What Is Athlete’s Foot?
Athlete’s Foot is the lay person’s term for tinea pedis, a fungal infection most commonly found on the feet. Athletes, who spend a lot of time walking in locker rooms and wearing sweaty socks, often find themselves dealing with tinea pedis, but anyone can get it.
For most patients, athlete’s foot isn’t a serious issue, although it can be challenging to cure. However, for patients with diabetes or a weakened immune system, athlete’s foot can be more than an inconvenience. Regardless of your health status, if you suspect that you’ve picked up the fungus, you should visit the podiatrist right away so that it doesn’t spread or affect others.
What Are the Symptoms of Athlete’s Foot?
There are many possible symptoms of athlete’s foot. Inspect your feet often and keep an eye out for one or more of the following symptoms:
- cracking and peeling skin, especially between the toes and on the soles
- itching, stinging, or burning between the toes or on the soles
- tiny, itchy blisters
- unusual dry skin
- red, raw skin
Preventing Athlete’s Foot
Like HPV, the virus that causes warts, tinea pedis thrives in warm, moist environments and is commonly found in showers, on locker room floors, and around swimming pools. You can catch tinea pedis by touching contaminated surfaces or through direct contact with an infected person. Robert Rutstein, DPM and Eric Kosofsky, DPM recommend the following steps to minimize your risk of infection:
- Practice good hygiene! Wash your feet with soap and water daily. Dry them well. Pay attention to the spaces between the toes.
- Use antifungal powder on your feet every day, especially if your feet get sweaty often.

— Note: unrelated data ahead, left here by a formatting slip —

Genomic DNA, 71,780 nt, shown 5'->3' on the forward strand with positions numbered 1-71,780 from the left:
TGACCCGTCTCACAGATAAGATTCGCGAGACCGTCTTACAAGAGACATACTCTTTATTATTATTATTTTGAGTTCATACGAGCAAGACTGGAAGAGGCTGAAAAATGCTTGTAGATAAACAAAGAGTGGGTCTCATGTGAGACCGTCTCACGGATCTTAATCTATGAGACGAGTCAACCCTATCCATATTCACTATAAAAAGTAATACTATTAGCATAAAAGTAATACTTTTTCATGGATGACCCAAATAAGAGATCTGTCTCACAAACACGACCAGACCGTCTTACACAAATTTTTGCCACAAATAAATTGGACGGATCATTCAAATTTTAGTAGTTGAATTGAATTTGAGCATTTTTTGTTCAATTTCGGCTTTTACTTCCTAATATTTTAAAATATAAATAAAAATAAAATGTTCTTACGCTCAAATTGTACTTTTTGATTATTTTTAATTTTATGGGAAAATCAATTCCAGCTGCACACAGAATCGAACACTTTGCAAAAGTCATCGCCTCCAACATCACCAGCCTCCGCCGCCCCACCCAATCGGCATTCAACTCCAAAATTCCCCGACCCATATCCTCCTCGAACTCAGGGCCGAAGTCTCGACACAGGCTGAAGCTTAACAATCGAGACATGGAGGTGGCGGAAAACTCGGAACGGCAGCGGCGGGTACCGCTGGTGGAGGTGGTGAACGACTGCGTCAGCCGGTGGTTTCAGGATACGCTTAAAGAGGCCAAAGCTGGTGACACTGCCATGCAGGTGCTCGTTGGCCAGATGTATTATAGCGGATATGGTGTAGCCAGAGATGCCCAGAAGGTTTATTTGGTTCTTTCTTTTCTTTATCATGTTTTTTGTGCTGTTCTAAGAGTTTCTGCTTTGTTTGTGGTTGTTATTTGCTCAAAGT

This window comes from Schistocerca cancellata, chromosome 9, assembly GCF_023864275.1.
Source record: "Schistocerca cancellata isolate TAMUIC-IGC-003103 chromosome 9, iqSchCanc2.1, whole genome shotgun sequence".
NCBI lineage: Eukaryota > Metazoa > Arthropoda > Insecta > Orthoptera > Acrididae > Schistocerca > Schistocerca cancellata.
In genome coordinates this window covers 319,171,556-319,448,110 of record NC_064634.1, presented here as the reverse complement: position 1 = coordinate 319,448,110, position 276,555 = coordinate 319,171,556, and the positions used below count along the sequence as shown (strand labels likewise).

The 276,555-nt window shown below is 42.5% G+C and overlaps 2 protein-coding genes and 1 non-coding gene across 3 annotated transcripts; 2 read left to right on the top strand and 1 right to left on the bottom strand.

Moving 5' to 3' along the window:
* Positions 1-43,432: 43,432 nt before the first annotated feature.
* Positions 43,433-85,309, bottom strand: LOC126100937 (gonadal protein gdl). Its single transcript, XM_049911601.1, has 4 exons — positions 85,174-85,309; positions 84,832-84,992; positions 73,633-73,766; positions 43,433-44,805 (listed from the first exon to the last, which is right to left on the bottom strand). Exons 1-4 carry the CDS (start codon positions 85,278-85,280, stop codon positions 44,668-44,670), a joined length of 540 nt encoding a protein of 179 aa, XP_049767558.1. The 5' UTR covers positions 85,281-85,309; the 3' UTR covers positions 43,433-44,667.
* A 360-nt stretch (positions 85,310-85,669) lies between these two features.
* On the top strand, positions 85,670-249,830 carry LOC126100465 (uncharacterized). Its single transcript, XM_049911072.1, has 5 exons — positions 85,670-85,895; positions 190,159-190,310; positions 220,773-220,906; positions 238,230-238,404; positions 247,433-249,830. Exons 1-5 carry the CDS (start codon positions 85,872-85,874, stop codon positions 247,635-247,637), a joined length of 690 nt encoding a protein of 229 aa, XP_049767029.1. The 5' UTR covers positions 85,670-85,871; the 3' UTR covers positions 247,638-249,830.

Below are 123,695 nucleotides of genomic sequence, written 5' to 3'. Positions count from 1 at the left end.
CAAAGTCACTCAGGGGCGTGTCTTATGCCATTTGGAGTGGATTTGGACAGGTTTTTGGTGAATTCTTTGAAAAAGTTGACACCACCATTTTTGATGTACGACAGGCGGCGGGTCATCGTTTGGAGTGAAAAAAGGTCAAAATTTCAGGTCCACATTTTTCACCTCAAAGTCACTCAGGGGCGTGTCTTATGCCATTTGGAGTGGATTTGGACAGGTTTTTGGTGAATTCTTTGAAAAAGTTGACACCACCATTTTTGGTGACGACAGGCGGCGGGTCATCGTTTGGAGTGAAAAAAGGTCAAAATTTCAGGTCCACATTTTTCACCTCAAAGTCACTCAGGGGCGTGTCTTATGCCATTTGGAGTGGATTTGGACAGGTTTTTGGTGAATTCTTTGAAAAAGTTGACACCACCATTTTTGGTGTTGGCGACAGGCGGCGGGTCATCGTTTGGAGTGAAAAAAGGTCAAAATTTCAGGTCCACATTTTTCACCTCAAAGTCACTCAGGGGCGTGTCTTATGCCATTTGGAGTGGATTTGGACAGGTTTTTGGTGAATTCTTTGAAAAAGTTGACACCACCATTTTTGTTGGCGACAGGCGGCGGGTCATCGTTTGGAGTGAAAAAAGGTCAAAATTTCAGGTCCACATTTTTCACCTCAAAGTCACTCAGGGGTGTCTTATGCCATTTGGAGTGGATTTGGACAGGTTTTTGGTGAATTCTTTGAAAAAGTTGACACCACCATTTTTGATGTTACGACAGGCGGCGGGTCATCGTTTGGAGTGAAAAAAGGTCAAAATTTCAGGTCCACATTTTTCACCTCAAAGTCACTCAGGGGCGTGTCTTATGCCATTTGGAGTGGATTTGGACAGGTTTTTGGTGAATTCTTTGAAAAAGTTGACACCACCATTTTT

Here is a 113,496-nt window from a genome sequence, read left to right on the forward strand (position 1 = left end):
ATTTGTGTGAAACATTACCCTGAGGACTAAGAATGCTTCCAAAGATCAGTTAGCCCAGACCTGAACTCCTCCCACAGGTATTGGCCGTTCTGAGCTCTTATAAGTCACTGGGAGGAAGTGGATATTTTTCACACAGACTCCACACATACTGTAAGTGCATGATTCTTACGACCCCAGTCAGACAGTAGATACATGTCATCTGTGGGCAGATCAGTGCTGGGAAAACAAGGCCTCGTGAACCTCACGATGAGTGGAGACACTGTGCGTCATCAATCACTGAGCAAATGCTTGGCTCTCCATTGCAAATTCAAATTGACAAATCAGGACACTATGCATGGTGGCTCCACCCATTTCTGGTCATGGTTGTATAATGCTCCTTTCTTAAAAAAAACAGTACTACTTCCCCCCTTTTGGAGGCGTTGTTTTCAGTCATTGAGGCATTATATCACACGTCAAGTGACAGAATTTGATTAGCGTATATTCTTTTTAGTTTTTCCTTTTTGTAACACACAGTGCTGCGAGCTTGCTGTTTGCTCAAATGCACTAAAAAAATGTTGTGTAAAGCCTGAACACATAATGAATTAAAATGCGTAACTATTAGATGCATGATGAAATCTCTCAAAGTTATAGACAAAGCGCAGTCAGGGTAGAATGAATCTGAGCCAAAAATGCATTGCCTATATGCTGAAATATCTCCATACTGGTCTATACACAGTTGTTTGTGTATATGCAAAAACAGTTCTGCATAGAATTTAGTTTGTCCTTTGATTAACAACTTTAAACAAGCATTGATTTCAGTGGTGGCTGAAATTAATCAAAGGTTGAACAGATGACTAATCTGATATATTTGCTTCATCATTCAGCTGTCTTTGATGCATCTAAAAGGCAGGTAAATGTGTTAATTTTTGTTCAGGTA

- Don’t share socks, shoes, or towels.
- Wear sandals in public showers, around public swimming pools, and in other public places where people commonly walk barefoot.
- Choose socks made out of breathable fibers, such as cotton or wool, or made out of synthetic fibers that wick moisture away from your skin.
- Change your socks daily, more often when your feet get sweaty
- If possible, vary your footwear daily to give your shoes time to dry out.
What If I Get Athlete’s Foot?
At Hartford Podiatry Group, we see patients with athlete’s foot every week. Diagnosis is often done through a simple exam, although a lab test is occasionally called for. Treatment is typically as easy as routine application of antifungal cream or ointment, but oral medication may be necessary.
Call us at 860-523-8026 or click here to schedule a convenient appointment in our Hartford or Rocky Hill offices without delay. Dr. Robert Rutstein and Dr. Eric Kosofsky and the friendly staff are here and ready to help your feet feel and look their best.
Your feet are your body’s foundation. Taking care of your feet and paying special attention to their health is important at every age and becomes more and more critical with every passing year.
It’s funny when a cartoon character slips and falls on a banana peel, but real life falls are no joke. Anyone – even the young and the healthy – can break bones or worse in a fall. The risks increase among the elderly and those with chronic conditions such as diabetes, gout, or osteoporosis. While many falls result from tripping or stumbling, current scientific thinking is that foot health and strength play large roles in stability.
Many factors can contribute to a fall, including:
- advanced age
- overall health and wellness